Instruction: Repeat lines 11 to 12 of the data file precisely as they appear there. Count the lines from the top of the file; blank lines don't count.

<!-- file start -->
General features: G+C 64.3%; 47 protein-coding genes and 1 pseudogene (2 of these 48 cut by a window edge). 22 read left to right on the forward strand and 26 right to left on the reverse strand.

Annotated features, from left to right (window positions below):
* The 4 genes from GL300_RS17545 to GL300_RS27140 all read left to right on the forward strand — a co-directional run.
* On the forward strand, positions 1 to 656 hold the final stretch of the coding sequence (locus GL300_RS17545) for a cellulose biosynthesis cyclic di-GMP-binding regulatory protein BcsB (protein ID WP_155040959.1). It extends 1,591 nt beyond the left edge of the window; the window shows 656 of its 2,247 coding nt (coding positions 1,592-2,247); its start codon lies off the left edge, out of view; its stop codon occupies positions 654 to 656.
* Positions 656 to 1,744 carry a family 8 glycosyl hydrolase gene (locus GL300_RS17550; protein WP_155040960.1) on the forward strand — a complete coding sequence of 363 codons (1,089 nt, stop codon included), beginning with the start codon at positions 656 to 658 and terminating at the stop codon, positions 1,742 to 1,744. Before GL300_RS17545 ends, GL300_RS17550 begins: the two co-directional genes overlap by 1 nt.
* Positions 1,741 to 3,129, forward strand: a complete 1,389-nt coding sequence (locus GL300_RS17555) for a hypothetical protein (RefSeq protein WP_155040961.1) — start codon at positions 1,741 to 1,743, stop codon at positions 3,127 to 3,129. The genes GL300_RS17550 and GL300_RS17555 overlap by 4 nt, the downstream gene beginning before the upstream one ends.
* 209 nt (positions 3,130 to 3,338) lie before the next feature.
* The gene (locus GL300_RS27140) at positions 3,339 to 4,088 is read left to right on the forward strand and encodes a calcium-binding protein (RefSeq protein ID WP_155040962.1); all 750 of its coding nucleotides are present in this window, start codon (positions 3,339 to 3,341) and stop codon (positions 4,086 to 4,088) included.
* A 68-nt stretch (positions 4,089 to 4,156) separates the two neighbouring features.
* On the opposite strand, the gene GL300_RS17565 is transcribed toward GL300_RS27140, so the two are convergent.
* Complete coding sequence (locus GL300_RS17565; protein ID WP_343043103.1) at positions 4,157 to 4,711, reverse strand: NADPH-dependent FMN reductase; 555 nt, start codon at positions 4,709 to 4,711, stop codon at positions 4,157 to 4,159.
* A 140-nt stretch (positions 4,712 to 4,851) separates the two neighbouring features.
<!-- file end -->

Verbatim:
* Complete coding sequence (locus GL300_RS17565; protein ID WP_343043103.1) at positions 4,157 to 4,711, reverse strand: NADPH-dependent FMN reductase; 555 nt, start codon at positions 4,709 to 4,711, stop codon at positions 4,157 to 4,159.
* A 140-nt stretch (positions 4,712 to 4,851) separates the two neighbouring features.